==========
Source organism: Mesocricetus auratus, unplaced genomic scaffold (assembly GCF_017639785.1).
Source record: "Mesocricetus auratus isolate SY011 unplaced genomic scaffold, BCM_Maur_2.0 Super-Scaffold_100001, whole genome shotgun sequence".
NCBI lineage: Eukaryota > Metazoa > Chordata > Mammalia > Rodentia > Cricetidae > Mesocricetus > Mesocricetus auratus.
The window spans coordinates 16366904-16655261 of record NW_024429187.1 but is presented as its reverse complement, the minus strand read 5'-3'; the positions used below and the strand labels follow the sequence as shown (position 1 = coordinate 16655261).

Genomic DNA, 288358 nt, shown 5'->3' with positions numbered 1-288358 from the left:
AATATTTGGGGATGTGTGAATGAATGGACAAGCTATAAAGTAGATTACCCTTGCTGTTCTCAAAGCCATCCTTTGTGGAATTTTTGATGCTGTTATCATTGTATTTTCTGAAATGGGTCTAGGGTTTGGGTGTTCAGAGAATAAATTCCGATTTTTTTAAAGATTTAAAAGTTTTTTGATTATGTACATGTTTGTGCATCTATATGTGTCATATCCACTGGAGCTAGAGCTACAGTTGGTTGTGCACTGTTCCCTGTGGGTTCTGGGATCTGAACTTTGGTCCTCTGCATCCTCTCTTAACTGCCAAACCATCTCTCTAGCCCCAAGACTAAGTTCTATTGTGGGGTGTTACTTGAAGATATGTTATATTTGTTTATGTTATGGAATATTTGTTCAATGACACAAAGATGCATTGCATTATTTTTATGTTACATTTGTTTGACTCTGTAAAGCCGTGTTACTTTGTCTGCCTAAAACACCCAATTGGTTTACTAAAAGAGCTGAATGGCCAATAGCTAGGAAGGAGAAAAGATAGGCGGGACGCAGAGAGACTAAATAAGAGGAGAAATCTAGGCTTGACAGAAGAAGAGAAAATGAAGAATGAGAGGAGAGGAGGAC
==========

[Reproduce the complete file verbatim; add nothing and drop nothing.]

Source organism: Mesocricetus auratus, unplaced genomic scaffold (assembly GCF_017639785.1).
Source record: "Mesocricetus auratus isolate SY011 unplaced genomic scaffold, BCM_Maur_2.0 Super-Scaffold_100001, whole genome shotgun sequence".
NCBI lineage: Eukaryota > Metazoa > Chordata > Mammalia > Rodentia > Cricetidae > Mesocricetus > Mesocricetus auratus.
The window spans coordinates 16366904-16655261 of record NW_024429187.1 but is presented as its reverse complement, the minus strand read 5'-3'; the positions used below and the strand labels follow the sequence as shown (position 1 = coordinate 16655261).

Genomic DNA, 288358 nt, shown 5'->3' with positions numbered 1-288358 from the left:
AATATTTGGGGATGTGTGAATGAATGGACAAGCTATAAAGTAGATTACCCTTGCTGTTCTCAAAGCCATCCTTTGTGGAATTTTTGATGCTGTTATCATTGTATTTTCTGAAATGGGTCTAGGGTTTGGGTGTTCAGAGAATAAATTCCGATTTTTTTAAAGATTTAAAAGTTTTTTGATTATGTACATGTTTGTGCATCTATATGTGTCATATCCACTGGAGCTAGAGCTACAGTTGGTTGTGCACTGTTCCCTGTGGGTTCTGGGATCTGAACTTTGGTCCTCTGCATCCTCTCTTAACTGCCAAACCATCTCTCTAGCCCCAAGACTAAGTTCTATTGTGGGGTGTTACTTGAAGATATGTTATATTTGTTTATGTTATGGAATATTTGTTCAATGACACAAAGATGCATTGCATTATTTTTATGTTACATTTGTTTGACTCTGTAAAGCCGTGTTACTTTGTCTGCCTAAAACACCCAATTGGTTTACTAAAAGAGCTGAATGGCCAATAGCTAGGAAGGAGAAAAGATAGGCGGGACGCAGAGAGACTAAATAAGAGGAGAAATCTAGGCTTGACAGAAGAAGAGAAAATGAAGAATGAGAGGAGAGGAGGAC